In contrast to the few investigations looking for human responses to the Earth's static magnetic field, a vast number of studies have searched for health effects caused by man-made extremely low frequency (ELF) fields, mostly at power line frequencies of 50-60 Hz. (For an extensive 400+ page review of the literature, see the 2007 WHO publication Extremely Low Frequency Fields.[13]) Despite decades of investigations, ELF magnetic fields have not been found to affect the health of humans, nor have humans been shown capable of detecting such fields when they were no stronger the Earth's static field. However, a few studies have detected changes in the EEG at field strengths similar to the Earth's static field.[14]

Experiments published on this website demonstrate that there are humans capable of sensing angular motion with respect to the Earth's magnetic field. Also, a simple protocol has been developed that gives a robust and reproducible response in those subjects. This should facilitate many additional experiments, and encourage replication by other workers.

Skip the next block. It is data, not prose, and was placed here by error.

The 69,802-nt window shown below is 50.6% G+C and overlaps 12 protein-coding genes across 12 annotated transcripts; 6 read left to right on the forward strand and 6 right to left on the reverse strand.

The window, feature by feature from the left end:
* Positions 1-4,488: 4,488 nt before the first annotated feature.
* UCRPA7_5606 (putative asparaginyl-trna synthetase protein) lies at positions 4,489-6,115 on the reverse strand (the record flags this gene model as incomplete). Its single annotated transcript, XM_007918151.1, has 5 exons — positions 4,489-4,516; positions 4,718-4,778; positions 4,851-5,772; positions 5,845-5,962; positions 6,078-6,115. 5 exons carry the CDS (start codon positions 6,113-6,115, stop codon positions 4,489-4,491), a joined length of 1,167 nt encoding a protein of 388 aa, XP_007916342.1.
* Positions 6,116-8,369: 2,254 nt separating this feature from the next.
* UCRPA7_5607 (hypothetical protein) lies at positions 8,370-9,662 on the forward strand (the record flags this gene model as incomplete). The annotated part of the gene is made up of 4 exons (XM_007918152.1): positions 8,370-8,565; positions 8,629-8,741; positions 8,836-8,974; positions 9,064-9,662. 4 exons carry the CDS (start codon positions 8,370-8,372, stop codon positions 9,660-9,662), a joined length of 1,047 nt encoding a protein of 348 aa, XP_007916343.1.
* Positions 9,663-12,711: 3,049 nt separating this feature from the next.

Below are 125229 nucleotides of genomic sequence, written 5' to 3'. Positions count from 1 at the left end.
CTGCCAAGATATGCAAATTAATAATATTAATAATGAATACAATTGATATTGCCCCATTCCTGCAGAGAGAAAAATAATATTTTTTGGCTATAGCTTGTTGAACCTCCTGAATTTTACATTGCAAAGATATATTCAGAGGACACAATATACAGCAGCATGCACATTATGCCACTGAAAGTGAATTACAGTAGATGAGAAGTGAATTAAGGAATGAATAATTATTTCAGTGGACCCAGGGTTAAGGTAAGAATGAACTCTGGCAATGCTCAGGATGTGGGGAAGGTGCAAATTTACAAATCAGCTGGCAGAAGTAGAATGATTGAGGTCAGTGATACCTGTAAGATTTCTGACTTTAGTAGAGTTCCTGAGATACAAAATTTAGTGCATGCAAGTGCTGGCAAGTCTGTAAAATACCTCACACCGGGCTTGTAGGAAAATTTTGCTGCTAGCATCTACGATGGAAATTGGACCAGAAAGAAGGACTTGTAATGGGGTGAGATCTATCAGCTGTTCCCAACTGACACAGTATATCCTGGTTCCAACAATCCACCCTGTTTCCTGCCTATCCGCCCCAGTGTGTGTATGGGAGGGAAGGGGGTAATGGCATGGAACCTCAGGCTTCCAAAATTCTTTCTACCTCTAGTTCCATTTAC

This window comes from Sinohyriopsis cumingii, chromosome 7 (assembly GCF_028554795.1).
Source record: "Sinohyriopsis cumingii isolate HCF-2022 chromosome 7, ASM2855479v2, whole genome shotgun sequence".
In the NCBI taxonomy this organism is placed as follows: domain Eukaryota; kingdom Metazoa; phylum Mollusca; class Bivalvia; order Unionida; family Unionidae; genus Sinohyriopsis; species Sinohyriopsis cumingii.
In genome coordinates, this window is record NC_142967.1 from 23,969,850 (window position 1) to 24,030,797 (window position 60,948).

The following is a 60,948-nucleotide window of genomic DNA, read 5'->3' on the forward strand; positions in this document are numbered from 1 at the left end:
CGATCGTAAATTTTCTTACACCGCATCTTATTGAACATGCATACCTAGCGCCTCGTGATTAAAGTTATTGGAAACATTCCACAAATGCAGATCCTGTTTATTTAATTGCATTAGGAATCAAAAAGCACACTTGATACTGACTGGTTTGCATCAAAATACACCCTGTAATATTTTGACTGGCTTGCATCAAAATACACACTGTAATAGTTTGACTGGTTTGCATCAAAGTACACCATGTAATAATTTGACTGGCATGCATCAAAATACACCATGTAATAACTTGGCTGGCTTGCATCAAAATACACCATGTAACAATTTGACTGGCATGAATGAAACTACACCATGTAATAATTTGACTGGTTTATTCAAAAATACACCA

Equipment and Procedures

The apparatus used 6 individual copper coils arranged in pairs to form 3 orthogonal Helmholtz[15] coils, and was oriented so that the 3 axes of the Helmholtz coils were aligned with the Earth's magnetic north-south (N-S) and east-west (E-W), and vertical. Direct currents fed to the N-S and vertical coils cancelled the Earth's static magnetic field within a 1 meter diameter region in the center of the device. Quadrature sinusoidal currents supplied to the E-W and N-S coils produced a uniform 25 microTesla magnetic field that rotated about a vertical axis. The quadrature signals were AM encoded on a 2 kHz sinewave carrier, and recorded onto music CDs. The CDs were then played back from an ordinary portable CD player. The stereo signals from the CD player were decoded with analog AM demodulators and sent to high current DC amplifiers. The currents fed to the Helmholtz coils were calibrated by measuring voltage drops across precision 0.1 ohm resistors in series with all 3 coils. See equipment details...